At the interval I went to the toilet, and there beside me was Ringo Starr. He asked if I knew this Jeffrey Archer bloke. I said everyone in Oxford was trying to work out who he was. Ringo said: 'He strikes me as a nice enough fella, but he's the kind of bloke who would bottle your piss and sell it.'[3]

It was during this period that he met his wife, Mary. They married in July 1966.

Early career

After leaving Oxford, he continued as a charity fundraiser, working for the National Birthday Trust, a medical charity. He also began a career in politics, serving as a Conservative councillor on the Greater London Council from 1967–1970.

One organisation Archer worked for, the United Nations Association, alleged discrepancies in his claims for expenses, and details appeared in the press in a scrambled form. Archer brought a defamation action against the former Conservative member of parliament Humphry Berkeley, chairman of the UNA, as the source of the allegations. The case was settled out of court after three years. Berkeley tried to persuade Conservative Central Office that Archer was unsuitable as a parliamentary candidate, but a selection meeting at Louth disregarded any doubts.[1]

Archer set up his own fund-raising company, Arrow Enterprises, in 1969. That same year he opened an art gallery, the Archer Gallery, in Mayfair. The gallery specialised in modern art, including pieces by the acclaimed sculptor and painter Leon Underwood. The gallery ultimately lost money, however, and Archer sold it two years later.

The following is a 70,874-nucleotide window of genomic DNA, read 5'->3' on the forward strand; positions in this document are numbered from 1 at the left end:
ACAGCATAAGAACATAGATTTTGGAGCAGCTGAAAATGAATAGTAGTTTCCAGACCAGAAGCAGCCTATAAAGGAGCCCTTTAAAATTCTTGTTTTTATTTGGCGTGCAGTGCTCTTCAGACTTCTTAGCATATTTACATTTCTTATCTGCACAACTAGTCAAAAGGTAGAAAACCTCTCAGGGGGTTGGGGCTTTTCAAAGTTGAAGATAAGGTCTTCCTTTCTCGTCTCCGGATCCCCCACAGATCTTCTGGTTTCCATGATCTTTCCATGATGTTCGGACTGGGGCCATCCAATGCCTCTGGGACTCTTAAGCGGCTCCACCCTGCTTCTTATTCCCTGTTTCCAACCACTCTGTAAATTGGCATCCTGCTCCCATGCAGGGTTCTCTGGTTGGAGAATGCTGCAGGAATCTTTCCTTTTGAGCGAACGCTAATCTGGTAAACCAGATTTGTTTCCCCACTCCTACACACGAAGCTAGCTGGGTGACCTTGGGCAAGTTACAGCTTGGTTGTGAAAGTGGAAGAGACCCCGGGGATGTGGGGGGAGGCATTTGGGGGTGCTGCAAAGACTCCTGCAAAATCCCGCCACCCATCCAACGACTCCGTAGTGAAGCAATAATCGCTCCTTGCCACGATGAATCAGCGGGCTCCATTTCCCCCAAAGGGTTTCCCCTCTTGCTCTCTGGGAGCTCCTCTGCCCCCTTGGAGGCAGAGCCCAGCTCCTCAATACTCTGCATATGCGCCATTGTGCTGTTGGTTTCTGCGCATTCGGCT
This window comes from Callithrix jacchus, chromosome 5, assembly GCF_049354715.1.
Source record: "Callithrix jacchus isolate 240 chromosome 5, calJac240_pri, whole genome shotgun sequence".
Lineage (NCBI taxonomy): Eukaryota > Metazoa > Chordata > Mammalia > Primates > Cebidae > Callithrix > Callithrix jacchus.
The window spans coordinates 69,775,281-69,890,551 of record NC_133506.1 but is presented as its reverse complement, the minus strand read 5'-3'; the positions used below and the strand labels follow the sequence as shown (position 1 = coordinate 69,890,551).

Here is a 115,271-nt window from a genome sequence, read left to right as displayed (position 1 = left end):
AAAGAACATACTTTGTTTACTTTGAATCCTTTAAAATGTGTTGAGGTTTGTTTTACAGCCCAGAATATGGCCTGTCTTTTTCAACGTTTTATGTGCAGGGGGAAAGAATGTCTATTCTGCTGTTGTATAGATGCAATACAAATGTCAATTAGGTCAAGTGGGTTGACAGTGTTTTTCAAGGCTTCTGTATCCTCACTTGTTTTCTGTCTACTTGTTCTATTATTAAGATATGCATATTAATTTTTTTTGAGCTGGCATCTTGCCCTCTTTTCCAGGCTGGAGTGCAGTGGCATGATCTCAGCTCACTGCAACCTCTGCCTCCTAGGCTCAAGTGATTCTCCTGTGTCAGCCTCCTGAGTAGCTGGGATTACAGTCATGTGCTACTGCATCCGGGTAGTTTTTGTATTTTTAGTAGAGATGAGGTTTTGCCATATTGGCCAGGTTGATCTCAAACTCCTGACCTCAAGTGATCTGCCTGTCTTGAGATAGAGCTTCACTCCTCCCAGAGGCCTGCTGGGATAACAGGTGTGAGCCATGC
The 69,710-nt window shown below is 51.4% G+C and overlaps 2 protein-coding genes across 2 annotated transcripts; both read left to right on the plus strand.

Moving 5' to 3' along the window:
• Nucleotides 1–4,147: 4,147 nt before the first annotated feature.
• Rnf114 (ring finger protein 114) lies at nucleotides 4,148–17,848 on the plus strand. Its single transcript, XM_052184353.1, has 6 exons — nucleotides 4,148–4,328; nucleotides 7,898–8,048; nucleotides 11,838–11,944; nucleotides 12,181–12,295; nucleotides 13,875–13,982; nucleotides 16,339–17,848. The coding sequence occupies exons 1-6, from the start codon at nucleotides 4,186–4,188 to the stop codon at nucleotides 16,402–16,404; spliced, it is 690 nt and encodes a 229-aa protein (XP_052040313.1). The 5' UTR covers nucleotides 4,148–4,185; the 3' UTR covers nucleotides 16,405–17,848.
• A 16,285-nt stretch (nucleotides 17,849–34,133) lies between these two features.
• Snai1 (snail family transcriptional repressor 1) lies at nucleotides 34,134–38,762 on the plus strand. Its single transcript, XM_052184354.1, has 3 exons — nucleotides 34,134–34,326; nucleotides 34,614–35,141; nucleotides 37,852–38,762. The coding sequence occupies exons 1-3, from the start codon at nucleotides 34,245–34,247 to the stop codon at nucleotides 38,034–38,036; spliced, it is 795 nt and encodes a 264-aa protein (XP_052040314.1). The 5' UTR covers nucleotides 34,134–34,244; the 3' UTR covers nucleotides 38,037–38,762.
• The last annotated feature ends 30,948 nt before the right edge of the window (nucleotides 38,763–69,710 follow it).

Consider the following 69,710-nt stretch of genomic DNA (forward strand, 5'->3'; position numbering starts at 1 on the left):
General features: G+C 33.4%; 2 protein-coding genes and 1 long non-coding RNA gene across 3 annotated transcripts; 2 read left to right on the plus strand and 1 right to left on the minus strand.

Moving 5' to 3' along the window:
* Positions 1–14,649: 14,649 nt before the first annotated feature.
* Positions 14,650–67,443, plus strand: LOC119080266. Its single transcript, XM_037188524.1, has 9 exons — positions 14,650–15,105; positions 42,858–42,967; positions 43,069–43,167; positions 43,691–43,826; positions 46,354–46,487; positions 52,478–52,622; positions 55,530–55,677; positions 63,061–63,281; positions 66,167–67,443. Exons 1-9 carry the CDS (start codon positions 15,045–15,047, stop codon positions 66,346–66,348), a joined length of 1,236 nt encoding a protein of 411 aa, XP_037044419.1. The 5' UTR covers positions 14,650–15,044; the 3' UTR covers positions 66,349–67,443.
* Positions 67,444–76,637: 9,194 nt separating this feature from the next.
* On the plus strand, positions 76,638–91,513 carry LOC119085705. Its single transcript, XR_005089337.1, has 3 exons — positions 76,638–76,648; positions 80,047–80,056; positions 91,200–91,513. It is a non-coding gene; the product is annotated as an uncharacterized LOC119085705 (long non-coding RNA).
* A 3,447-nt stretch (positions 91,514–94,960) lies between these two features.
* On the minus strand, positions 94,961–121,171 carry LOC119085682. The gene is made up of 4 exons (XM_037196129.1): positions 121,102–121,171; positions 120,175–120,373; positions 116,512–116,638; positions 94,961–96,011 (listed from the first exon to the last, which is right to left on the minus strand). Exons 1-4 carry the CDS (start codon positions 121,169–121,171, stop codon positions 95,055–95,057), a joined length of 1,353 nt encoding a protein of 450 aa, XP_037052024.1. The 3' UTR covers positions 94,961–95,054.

Member of Parliament

At 29, he was elected as Member of Parliament (MP) for the Lincolnshire constituency of Louth, holding the seat for the Conservative Party in a by-election on 4 December 1969. Archer beat Ian Gow to the selection after winning over a substantial proportion of younger members at the selection meeting. Archer's campaign colour was a dayglo orange/pink with a blue arrow; the political parties in Lincolnshire had not yet abandoned local colours, which were different from the party national colours.

Louth constituency had three key areas: Louth, Cleethorpes, and Immingham. During his time as a Member of Parliament, Archer was a regular at the Immingham Conservative Club in the most working-class part of the constituency.

In Parliament, Archer was on the left of the Conservative Party, rebelling against some of his party's policies. He urged free TV licences for the elderly and was against museum charges. Archer voted against restoring capital punishment, saying it was barbaric and obscene. In 1971, he employed David Mellor, then needing money for his bar finals, to deal with his correspondence. He tipped Mellor to reach the cabinet. In an interview Archer said "I hope we don't return to extremes. I'm what you might call centre-right but I've always disliked the right wing as much as I've disliked the left wing."[4]

In 1974, he was a casualty of a fraudulent investment scheme involving Aquablast, a Canadian company, a debacle which lost Archer his first fortune.[1] Fearing imminent bankruptcy, he stood down as an MP at the October 1974 general election. By this time the Archers were living in a large five-bedroom house in The Boltons, an exclusive street in South Kensington. As a result of the Aquablast affair, they were forced to sell the house and move into more modest accommodation for a while.

Archer remained president of Immingham Conservative Party until he withdrew from the 2000 election for Mayor of London in 1999. Archer is considered a local celebrity by people of Immingham who were around when he was their Member of Parliament (although Archer has no family or business connection with the area). His rare visits to northern Lincolnshire attract considerable local public interest.